Electrochemotherapy for recurrent melanoma

Electrochemotherapy is a new treatment. It is used to treat cancers affecting the skin. It can be used to help control symptoms when other treatments are no longer working.

Electrochemotherapy is a combination of chemotherapy and a small electrical current. A low dose of chemotherapy is injected into the tumour or into a vein (intravenously). An electrical pulse is then given directly to the cancer cells using an electrode. The electrical pulse helps the chemotherapy get into the cancer cells. Once inside the cancer cells, the chemotherapy destroys them.

If you are having an injection into a tumour, a local anaesthetic will be used to numb the area first. Sometimes a general anaesthetic is used if lots of tumours are being treated at the same time. Treatment takes between 10 and 60 minutes. You can usually have it as an outpatient, but it may involve an overnight stay. The treatment can sometimes be repeated.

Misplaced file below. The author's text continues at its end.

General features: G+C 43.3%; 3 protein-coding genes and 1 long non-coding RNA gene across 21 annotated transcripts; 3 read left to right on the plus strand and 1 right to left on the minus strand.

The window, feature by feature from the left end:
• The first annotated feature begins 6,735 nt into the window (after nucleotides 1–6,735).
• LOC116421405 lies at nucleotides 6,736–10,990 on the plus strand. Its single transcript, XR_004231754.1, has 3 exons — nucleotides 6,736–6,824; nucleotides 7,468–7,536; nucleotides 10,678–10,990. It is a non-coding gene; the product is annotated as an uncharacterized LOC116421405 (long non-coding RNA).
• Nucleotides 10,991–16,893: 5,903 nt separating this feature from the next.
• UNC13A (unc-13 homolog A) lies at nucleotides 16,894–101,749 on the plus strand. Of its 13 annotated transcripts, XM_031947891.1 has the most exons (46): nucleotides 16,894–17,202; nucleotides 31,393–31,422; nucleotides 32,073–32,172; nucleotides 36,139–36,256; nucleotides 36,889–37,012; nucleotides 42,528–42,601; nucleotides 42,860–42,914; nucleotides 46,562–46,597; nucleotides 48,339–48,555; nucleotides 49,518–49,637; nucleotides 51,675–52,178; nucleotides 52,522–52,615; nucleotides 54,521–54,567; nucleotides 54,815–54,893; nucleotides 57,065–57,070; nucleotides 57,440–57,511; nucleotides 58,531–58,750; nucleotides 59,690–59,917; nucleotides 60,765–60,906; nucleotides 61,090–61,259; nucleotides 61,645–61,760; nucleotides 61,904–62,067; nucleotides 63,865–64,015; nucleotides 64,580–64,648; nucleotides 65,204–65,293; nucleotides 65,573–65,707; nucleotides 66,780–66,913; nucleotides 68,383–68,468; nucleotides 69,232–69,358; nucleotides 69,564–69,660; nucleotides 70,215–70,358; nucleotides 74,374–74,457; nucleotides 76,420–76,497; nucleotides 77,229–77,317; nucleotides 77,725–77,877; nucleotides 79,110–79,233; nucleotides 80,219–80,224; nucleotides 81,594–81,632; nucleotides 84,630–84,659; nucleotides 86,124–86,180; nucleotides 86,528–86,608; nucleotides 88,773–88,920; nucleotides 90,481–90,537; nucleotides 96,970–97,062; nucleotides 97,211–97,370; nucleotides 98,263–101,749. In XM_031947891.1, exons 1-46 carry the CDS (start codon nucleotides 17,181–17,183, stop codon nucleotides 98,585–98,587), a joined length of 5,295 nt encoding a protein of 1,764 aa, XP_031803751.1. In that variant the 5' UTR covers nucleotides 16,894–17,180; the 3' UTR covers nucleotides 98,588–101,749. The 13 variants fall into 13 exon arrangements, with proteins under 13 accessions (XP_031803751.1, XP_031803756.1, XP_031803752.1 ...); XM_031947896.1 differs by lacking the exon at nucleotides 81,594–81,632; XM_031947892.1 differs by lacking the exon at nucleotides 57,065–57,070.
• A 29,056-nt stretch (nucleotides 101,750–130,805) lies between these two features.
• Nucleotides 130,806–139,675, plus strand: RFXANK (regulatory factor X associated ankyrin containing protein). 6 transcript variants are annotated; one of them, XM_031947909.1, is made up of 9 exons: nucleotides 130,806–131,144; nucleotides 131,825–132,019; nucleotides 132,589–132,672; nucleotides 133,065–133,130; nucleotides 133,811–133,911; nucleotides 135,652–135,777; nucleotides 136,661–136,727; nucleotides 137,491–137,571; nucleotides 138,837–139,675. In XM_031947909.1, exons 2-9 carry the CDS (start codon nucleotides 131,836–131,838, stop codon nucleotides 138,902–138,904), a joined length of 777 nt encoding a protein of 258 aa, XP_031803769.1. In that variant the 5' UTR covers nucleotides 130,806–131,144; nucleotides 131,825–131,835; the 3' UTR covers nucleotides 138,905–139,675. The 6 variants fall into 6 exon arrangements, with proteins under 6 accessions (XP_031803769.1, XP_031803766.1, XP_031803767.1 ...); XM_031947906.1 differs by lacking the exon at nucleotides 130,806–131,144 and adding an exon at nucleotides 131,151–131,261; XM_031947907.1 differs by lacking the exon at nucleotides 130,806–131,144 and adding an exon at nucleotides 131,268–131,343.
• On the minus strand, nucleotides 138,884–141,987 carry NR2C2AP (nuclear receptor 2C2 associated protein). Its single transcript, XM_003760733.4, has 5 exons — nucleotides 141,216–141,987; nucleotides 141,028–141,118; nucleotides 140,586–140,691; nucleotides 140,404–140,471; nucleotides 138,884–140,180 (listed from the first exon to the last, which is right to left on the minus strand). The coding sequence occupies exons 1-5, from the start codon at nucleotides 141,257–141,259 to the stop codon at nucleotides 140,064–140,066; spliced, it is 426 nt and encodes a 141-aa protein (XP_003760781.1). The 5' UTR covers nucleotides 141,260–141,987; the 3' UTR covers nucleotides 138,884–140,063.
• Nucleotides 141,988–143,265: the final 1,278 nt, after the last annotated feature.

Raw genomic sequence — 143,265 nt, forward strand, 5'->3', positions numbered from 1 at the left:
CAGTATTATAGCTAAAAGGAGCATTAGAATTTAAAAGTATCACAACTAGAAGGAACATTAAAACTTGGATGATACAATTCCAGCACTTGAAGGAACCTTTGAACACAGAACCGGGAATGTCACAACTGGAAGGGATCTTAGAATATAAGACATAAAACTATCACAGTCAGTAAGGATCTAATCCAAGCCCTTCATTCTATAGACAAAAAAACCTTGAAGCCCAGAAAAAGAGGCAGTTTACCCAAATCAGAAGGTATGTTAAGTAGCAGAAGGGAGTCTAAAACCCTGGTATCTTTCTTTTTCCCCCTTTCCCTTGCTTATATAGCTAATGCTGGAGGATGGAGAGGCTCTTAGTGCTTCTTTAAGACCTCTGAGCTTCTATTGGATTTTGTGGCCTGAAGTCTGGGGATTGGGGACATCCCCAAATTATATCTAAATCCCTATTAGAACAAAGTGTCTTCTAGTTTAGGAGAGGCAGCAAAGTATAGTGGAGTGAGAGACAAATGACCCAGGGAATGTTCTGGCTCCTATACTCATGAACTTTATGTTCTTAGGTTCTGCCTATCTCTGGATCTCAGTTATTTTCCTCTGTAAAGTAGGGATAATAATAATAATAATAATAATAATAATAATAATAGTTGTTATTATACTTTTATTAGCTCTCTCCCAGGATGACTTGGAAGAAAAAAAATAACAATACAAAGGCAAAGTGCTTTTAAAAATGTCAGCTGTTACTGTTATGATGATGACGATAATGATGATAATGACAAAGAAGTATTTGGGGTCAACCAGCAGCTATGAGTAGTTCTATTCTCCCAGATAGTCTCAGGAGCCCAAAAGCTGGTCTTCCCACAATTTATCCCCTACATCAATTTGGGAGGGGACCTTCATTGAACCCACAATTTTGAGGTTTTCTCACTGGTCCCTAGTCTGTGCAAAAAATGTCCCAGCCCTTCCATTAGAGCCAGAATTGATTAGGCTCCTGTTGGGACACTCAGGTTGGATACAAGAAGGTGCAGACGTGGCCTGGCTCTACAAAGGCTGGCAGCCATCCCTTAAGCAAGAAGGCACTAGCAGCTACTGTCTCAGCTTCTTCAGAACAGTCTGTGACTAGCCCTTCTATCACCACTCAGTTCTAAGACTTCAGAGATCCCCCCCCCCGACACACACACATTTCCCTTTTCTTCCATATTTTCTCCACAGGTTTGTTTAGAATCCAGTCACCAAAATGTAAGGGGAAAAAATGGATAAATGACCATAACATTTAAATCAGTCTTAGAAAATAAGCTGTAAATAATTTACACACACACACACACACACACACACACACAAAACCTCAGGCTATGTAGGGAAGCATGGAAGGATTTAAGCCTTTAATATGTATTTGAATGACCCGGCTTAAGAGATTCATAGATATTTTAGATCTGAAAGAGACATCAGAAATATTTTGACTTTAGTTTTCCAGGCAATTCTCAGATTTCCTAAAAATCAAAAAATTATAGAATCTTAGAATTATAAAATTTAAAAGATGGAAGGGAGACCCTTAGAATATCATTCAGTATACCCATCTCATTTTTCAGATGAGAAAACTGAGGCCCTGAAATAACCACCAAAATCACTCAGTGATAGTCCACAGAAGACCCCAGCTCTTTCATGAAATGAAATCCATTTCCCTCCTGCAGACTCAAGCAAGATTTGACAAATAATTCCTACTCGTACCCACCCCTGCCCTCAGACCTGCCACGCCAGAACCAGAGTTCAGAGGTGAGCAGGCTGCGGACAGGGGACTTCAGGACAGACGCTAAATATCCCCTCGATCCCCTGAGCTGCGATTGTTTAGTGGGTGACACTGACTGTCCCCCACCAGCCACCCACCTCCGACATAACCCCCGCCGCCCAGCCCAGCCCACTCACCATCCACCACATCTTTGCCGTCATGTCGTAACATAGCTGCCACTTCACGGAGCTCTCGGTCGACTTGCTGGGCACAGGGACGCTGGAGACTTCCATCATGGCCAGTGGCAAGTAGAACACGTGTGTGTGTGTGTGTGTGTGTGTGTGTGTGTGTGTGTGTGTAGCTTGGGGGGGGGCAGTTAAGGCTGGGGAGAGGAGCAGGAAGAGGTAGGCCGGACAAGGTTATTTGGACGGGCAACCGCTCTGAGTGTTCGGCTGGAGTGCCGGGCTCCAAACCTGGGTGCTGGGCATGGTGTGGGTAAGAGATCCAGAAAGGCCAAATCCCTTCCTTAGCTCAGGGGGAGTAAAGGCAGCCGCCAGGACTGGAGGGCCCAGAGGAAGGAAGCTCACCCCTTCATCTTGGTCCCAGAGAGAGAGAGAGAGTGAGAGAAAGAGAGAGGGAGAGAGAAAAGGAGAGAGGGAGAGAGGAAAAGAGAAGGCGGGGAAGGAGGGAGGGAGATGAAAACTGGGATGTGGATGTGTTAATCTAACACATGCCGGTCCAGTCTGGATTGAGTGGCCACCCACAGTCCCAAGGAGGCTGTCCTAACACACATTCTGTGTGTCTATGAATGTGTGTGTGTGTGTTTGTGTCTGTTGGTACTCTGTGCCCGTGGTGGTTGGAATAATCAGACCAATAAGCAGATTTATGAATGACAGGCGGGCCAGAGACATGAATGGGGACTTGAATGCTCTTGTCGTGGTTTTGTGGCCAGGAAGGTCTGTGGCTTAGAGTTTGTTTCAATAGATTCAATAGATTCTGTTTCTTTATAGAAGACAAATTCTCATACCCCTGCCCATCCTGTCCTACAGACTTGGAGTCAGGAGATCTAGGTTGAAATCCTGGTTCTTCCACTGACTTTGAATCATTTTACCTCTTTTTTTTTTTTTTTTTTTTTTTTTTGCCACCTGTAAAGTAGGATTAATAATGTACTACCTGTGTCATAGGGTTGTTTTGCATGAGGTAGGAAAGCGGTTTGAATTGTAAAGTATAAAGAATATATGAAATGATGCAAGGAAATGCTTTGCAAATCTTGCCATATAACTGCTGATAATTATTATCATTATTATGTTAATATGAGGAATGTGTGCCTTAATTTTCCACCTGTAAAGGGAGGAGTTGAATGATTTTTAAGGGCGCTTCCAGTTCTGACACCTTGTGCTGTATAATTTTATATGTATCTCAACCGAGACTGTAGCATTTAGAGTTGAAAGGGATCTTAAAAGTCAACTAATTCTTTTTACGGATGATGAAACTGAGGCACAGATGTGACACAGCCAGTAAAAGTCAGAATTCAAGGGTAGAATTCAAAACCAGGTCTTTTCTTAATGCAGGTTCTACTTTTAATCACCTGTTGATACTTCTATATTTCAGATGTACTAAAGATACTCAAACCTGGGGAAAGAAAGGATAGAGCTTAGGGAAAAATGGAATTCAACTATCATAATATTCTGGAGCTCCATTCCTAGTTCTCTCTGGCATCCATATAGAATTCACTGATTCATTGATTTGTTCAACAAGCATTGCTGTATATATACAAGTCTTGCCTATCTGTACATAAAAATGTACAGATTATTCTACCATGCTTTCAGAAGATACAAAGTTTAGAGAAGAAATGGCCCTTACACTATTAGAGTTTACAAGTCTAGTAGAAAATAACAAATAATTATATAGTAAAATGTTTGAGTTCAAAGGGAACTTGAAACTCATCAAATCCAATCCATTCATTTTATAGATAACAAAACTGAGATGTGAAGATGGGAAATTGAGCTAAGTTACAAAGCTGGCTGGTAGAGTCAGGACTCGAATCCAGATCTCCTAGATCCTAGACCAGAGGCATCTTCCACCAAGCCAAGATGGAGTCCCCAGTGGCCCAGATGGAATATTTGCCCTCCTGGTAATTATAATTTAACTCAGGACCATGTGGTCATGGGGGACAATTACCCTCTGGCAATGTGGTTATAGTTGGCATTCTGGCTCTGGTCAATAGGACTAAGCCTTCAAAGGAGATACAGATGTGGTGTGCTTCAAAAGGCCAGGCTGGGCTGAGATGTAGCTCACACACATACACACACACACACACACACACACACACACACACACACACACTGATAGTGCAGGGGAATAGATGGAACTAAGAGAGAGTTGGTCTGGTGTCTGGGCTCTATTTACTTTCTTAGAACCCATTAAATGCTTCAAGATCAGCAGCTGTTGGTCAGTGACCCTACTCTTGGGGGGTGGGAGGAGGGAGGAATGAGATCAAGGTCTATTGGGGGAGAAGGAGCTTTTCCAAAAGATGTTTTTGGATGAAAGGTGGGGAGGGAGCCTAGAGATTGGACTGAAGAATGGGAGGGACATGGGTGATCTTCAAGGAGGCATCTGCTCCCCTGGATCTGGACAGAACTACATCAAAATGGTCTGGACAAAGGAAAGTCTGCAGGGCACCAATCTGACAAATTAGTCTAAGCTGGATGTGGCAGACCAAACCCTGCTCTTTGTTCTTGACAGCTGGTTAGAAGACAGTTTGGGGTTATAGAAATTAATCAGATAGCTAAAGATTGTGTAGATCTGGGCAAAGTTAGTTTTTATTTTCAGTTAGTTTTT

Because it is a new treatment and still experimental, it is not yet widely available. Your doctor or specialist nurse will be able to give you more information about this treatment if it is suitable for you.

Side effects of electrochemotherapy

The side effects are usually mild.

Some people get pain in the area where the electrode touches the skin. This can last for a few days. Tell your doctor or specialist nurse if you have any pain. They can give you painkillers.

During the treatment, you may get muscle contractions. These can be uncomfortable. Tell your doctor if this happens. Slightly changing the way the treatment is given can help. The contractions will stop after the treatment is finished.

Other side effects include redness and swelling in the treated area, a rash and scarring. The chemotherapy may cause mild sickness (nausea).

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